The Gay Christian Network is currently offline while they go through much needed forums upgrades. But that didn't stop Justin Lee and the GCN from issuing a statement condemning IVCF's anti-gay purge.
You can read it here:
The Gay Christian Network has a 15-year history of collaborating with LGBT and Christian communities across areas of theological disagreement. We are not in the habit of telling other Christian organizations how to run their own business, but in this case, we feel compelled to speak out against the wrong and hurtful actions of our friends at InterVarsity.Frankly, I'm not sure that IVCF values GCN's thoughts on this matter. I mean, that was the point of their anti-gay purge. To get rid of the gay-affirming perspective, right?
InterVarsity’s announcement that all staff must resign if they do not privately agree with its specific theological view on marriage is absolutely unprecedented for an interdenominational organization that has previously prided itself on uniting Christians with widely divergent views on other doctrinal matters. This decision sends a clear message to LGBT students that they are not wanted in InterVarsity—and many will surmise that they are not wanted in the church, either.
InterVarsity has argued that this large-scale firing should not be seen as anti-LGBT because some LGBT Christians don’t support same-sex marriage themselves. We do not see it that way. Our own membership does, indeed, include LGBT Christians who share InterVarsity’s theological view, but as LGBT Christians, we know firsthand that people like us desperately need the freedom to wrestle with difficult biblical texts on marriage and sexuality without being afraid that such wrestling could cost us our Christian fellowship or even our jobs. InterVarsity already has a poor track record of supporting LGBT students—even those who share its theology of marriage—and this makes matters far worse.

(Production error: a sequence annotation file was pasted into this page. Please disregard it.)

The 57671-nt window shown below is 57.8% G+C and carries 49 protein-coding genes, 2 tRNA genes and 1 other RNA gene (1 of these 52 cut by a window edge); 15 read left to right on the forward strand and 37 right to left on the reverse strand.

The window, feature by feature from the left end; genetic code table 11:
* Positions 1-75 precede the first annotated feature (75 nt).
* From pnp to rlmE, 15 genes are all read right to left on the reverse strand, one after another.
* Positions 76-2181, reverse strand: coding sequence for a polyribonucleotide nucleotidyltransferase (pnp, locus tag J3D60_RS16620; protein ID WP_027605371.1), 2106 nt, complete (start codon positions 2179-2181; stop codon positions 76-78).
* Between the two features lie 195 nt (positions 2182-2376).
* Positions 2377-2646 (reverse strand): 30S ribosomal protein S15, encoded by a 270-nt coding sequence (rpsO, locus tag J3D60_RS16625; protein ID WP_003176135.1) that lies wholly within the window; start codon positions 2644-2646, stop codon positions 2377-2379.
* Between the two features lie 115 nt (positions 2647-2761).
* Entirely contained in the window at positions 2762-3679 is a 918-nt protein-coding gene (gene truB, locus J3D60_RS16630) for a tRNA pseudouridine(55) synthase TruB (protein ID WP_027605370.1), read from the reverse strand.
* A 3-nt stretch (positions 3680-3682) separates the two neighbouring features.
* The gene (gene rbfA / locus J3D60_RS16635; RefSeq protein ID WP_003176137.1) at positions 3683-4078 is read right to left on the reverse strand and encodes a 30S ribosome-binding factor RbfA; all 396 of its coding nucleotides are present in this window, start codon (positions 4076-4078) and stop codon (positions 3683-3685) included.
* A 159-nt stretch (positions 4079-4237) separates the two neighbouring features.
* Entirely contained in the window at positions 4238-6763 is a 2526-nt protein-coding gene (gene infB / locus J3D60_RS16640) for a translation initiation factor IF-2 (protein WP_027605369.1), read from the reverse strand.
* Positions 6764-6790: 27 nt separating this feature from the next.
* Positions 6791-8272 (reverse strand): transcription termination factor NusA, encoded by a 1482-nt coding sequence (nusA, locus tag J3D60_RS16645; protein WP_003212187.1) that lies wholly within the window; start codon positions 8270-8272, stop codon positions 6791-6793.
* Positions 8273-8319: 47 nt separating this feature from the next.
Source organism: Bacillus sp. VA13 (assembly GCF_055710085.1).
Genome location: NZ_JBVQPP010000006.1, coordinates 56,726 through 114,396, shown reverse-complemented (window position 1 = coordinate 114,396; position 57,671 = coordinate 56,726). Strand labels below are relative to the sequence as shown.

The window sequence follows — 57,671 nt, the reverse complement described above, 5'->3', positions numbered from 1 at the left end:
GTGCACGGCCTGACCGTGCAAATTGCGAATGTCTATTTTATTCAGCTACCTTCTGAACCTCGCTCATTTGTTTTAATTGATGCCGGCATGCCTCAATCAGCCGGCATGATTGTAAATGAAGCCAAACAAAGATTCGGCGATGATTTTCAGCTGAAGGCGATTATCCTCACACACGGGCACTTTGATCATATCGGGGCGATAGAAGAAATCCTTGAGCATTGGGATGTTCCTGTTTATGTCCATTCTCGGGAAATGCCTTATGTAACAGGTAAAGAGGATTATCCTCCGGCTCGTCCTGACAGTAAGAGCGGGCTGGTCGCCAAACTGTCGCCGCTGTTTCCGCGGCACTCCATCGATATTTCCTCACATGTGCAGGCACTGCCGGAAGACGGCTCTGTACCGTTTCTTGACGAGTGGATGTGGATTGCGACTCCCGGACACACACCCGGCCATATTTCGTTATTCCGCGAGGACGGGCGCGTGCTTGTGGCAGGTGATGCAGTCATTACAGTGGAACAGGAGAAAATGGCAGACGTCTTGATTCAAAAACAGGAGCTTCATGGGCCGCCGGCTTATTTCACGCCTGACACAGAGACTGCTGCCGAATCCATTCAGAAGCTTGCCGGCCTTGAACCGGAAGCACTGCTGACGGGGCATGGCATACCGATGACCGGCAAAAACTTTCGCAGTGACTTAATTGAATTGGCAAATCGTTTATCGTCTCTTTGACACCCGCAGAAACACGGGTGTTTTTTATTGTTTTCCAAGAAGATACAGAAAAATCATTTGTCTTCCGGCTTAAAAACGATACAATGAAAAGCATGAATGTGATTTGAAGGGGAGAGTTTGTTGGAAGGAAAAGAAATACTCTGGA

Current InterVarsity staff members tell us they are confused and afraid. Many have been loyally serving their campuses their entire adult lives, never having publicly disagreed with the organization’s stance, but they are now being told that if they privately have any doubts about this one specific belief, they must resign. Staff members fear that to even question this new policy will instantly out them as dissidents, costing them their livelihood.
While we sympathize with the need for religious organizations to be able to take theological positions, we do not believe witch hunts based on privately held personal beliefs are the right way to handle a sensitive issue where many Christians are evolving and where those most affected are a minority community with a history of feeling unwanted in the church.
We call upon InterVarsity to rescind this damaging policy. In addition, as a global organization of LGBT Christians across theological divides, we ask for an opportunity to privately meet with InterVarsity decision-makers on an ongoing basis, and, working together, to improve InterVarsity’s support for LGBT students and staff while respecting the organization’s ability to take its own positions on matters of theological dispute.
Updated on 10/18/16: GCN founder Justin Lee posted a 20-minute video response to IVCF's anti-gay purge earlier today.
In it, Lee calls out IVCF for being deceptive with their initial response to the TIME Magazine article that broke this article. He reveals that IVCF's hostile response to him as a young adult during his coming out process led to him becoming suicidal. And he wrote why it is wrong that IVCF began this anti-gay purge.
You can watch that video here.
Personally, I think people like Justin Lee and other gay Christians need to stop expecting anything remotely like support or affirmation from groups like InterVarsity Christian Fellowship USA and actively seek out and support other faith groups and churches.